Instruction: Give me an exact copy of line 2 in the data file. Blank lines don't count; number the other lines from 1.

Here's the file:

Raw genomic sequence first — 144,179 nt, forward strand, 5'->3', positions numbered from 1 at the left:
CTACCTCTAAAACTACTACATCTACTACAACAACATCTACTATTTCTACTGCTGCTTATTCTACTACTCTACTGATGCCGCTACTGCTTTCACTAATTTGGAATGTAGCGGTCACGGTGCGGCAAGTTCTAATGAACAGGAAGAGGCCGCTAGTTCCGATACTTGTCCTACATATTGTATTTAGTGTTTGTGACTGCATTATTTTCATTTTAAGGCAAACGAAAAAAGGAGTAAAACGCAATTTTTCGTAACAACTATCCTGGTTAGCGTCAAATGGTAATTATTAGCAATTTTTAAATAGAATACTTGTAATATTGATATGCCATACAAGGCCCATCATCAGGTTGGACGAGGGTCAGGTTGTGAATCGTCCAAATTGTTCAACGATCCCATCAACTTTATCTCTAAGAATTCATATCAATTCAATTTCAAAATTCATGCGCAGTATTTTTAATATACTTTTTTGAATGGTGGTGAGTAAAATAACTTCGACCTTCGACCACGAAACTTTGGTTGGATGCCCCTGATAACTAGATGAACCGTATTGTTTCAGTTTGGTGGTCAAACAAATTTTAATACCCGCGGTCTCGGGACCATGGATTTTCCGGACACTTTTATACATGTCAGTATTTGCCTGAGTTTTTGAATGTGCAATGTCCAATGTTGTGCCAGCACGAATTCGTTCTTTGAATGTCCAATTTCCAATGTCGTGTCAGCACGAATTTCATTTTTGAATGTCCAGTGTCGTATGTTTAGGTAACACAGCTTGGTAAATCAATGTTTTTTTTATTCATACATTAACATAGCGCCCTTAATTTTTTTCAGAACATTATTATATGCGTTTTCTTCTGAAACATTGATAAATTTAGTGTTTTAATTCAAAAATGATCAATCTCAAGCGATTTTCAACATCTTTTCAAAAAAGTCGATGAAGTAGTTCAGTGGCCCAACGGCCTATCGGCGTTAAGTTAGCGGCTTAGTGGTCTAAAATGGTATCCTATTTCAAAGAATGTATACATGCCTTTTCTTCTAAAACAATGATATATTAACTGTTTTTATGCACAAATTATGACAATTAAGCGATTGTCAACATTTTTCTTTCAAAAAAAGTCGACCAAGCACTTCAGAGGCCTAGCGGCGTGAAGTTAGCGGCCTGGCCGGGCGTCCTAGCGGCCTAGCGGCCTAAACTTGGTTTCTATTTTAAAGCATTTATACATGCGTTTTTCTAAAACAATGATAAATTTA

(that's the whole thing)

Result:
CTACCTCTAAAACTACTACATCTACTACAACAACATCTACTATTTCTACTGCTGCTTATTCTACTACTCTACTGATGCCGCTACTGCTTTCACTAATTTGGAATGTAGCGGTCACGGTGCGGCAAGTTCTAATGAACAGGAAGAGGCCGCTAGTTCCGATACTTGTCCTACATATTGTATTTAGTGTTTGTGACTGCATTATTTTCATTTTAAGGCAAACGAAAAAAGGAGTAAAACGCAATTTTTCGTAACAACTATCCTGGTTAGCGTCAAATGGTAATTATTAGCAATTTTTAAATAGAATACTTGTAATATTGATATGCCATACAAGGCCCATCATCAGGTTGGACGAGGGTCAGGTTGTGAATCGTCCAAATTGTTCAACGATCCCATCAACTTTATCTCTAAGAATTCATATCAATTCAATTTCAAAATTCATGCGCAGTATTTTTAATATACTTTTTTGAATGGTGGTGAGTAAAATAACTTCGACCTTCGACCACGAAACTTTGGTTGGATGCCCCTGATAACTAGATGAACCGTATTGTTTCAGTTTGGTGGTCAAACAAATTTTAATACCCGCGGTCTCGGGACCATGGATTTTCCGGACACTTTTATACATGTCAGTATTTGCCTGAGTTTTTGAATGTGCAATGTCCAATGTTGTGCCAGCACGAATTCGTTCTTTGAATGTCCAATTTCCAATGTCGTGTCAGCACGAATTTCATTTTTGAATGTCCAGTGTCGTATGTTTAGGTAACACAGCTTGGTAAATCAATGTTTTTTTTATTCATACATTAACATAGCGCCCTTAATTTTTTTCAGAACATTATTATATGCGTTTTCTTCTGAAACATTGATAAATTTAGTGTTTTAATTCAAAAATGATCAATCTCAAGCGATTTTCAACATCTTTTCAAAAAAGTCGATGAAGTAGTTCAGTGGCCCAACGGCCTATCGGCGTTAAGTTAGCGGCTTAGTGGTCTAAAATGGTATCCTATTTCAAAGAATGTATACATGCCTTTTCTTCTAAAACAATGATATATTAACTGTTTTTATGCACAAATTATGACAATTAAGCGATTGTCAACATTTTTCTTTCAAAAAAAGTCGACCAAGCACTTCAGAGGCCTAGCGGCGTGAAGTTAGCGGCCTGGCCGGGCGTCCTAGCGGCCTAGCGGCCTAAACTTGGTTTCTATTTTAAAGCATTTATACATGCGTTTTTCTAAAACAATGATAAATTTA